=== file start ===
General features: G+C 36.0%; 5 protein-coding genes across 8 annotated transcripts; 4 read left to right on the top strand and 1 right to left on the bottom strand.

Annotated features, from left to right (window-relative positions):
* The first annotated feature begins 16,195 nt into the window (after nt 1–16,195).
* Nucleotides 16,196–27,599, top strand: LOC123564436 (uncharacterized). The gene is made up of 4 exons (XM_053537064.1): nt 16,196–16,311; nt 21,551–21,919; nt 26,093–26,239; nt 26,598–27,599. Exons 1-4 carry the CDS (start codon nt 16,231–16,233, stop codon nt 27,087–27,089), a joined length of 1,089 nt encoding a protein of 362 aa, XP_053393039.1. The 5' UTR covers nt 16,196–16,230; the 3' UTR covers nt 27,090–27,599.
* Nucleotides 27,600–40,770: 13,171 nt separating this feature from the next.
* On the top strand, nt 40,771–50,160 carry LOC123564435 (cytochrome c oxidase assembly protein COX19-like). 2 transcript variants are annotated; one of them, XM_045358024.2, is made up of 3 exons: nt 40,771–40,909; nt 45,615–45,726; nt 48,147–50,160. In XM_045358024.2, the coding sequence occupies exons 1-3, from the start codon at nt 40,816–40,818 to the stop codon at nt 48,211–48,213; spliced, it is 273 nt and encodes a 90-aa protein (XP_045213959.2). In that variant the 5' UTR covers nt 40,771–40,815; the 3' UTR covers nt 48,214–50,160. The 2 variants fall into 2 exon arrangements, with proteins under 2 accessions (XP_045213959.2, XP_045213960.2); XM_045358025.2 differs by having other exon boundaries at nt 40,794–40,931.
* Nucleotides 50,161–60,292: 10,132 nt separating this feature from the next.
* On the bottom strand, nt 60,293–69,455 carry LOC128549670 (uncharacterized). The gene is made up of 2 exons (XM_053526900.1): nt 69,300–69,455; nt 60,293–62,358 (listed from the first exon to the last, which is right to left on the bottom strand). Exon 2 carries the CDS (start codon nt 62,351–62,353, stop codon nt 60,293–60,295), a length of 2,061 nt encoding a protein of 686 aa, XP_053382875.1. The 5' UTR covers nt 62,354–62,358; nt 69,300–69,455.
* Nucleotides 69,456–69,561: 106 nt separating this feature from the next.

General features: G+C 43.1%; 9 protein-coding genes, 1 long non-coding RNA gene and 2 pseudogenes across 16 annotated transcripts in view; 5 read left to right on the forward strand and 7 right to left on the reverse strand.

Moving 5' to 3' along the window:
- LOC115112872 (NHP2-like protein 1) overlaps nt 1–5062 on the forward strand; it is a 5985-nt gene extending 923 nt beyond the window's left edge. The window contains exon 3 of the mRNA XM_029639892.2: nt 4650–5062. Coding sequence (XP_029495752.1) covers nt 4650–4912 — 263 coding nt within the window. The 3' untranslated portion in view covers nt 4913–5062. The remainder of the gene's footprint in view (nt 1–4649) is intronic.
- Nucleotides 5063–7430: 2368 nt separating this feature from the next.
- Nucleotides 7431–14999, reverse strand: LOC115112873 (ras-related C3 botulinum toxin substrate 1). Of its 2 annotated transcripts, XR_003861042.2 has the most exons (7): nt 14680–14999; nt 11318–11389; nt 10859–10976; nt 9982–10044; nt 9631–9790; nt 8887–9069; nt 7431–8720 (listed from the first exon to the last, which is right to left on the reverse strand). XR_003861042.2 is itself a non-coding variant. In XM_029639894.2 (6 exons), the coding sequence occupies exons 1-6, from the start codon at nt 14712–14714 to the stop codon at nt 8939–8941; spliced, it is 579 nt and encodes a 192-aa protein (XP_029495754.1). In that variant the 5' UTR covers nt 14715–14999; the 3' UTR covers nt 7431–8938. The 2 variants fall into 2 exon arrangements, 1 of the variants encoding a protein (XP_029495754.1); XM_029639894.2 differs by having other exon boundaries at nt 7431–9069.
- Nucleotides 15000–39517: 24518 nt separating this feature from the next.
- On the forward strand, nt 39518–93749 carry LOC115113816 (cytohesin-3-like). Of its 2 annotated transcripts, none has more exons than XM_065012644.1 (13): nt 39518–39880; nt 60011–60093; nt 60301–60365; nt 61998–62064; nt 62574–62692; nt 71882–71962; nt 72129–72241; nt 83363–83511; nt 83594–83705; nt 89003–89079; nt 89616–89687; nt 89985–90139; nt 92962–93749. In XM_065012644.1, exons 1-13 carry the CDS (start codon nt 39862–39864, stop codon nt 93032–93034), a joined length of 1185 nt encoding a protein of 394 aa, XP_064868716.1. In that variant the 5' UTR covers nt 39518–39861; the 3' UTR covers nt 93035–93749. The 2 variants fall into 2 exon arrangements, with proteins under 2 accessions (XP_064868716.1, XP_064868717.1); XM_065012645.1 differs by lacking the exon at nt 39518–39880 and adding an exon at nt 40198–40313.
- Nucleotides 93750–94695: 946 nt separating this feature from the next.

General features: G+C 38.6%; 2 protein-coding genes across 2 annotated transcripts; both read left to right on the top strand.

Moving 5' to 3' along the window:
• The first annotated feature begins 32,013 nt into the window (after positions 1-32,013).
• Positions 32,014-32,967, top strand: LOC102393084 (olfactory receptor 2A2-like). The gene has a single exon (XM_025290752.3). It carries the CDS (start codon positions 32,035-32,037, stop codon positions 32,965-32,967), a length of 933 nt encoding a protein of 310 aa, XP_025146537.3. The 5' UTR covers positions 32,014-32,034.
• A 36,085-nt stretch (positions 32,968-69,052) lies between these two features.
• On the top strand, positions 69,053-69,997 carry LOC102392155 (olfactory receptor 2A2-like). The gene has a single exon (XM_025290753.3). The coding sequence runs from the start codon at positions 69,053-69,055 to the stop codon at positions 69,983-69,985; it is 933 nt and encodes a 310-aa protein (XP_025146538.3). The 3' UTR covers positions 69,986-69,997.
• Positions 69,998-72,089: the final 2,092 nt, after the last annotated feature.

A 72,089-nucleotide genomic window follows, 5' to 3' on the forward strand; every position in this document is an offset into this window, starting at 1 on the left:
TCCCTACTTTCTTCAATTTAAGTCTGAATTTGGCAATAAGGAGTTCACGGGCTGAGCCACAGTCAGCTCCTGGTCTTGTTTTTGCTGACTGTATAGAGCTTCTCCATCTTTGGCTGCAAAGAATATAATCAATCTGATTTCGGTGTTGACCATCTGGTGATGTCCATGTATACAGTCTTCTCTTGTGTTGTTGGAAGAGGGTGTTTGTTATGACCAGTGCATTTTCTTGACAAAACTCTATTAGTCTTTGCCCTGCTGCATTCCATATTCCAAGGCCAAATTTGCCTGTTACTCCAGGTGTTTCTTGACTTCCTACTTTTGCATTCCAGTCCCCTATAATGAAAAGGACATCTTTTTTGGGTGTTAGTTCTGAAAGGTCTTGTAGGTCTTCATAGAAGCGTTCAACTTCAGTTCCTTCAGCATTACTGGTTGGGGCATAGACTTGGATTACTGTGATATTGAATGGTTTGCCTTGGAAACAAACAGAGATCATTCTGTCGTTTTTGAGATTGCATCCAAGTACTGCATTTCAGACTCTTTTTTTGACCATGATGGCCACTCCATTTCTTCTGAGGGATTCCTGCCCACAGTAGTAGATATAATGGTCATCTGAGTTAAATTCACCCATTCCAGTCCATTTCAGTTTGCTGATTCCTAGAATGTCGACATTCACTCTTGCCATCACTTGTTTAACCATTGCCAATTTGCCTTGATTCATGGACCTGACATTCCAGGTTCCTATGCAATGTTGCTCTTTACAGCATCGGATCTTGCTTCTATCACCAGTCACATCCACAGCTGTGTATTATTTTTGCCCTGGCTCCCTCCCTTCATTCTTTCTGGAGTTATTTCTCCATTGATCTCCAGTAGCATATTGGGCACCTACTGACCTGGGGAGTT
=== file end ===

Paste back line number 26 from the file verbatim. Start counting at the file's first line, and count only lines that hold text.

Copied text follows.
TCCCTACTTTCTTCAATTTAAGTCTGAATTTGGCAATAAGGAGTTCACGGGCTGAGCCACAGTCAGCTCCTGGTCTTGTTTTTGCTGACTGTATAGAGCTTCTCCATCTTTGGCTGCAAAGAATATAATCAATCTGATTTCGGTGTTGACCATCTGGTGATGTCCATGTATACAGTCTTCTCTTGTGTTGTTGGAAGAGGGTGTTTGTTATGACCAGTGCATTTTCTTGACAAAACTCTATTAGTCTTTGCCCTGCTGCATTCCATATTCCAAGGCCAAATTTGCCTGTTACTCCAGGTGTTTCTTGACTTCCTACTTTTGCATTCCAGTCCCCTATAATGAAAAGGACATCTTTTTTGGGTGTTAGTTCTGAAAGGTCTTGTAGGTCTTCATAGAAGCGTTCAACTTCAGTTCCTTCAGCATTACTGGTTGGGGCATAGACTTGGATTACTGTGATATTGAATGGTTTGCCTTGGAAACAAACAGAGATCATTCTGTCGTTTTTGAGATTGCATCCAAGTACTGCATTTCAGACTCTTTTTTTGACCATGATGGCCACTCCATTTCTTCTGAGGGATTCCTGCCCACAGTAGTAGATATAATGGTCATCTGAGTTAAATTCACCCATTCCAGTCCATTTCAGTTTGCTGATTCCTAGAATGTCGACATTCACTCTTGCCATCACTTGTTTAACCATTGCCAATTTGCCTTGATTCATGGACCTGACATTCCAGGTTCCTATGCAATGTTGCTCTTTACAGCATCGGATCTTGCTTCTATCACCAGTCACATCCACAGCTGTGTATTATTTTTGCCCTGGCTCCCTCCCTTCATTCTTTCTGGAGTTATTTCTCCATTGATCTCCAGTAGCATATTGGGCACCTACTGACCTGGGGAGTT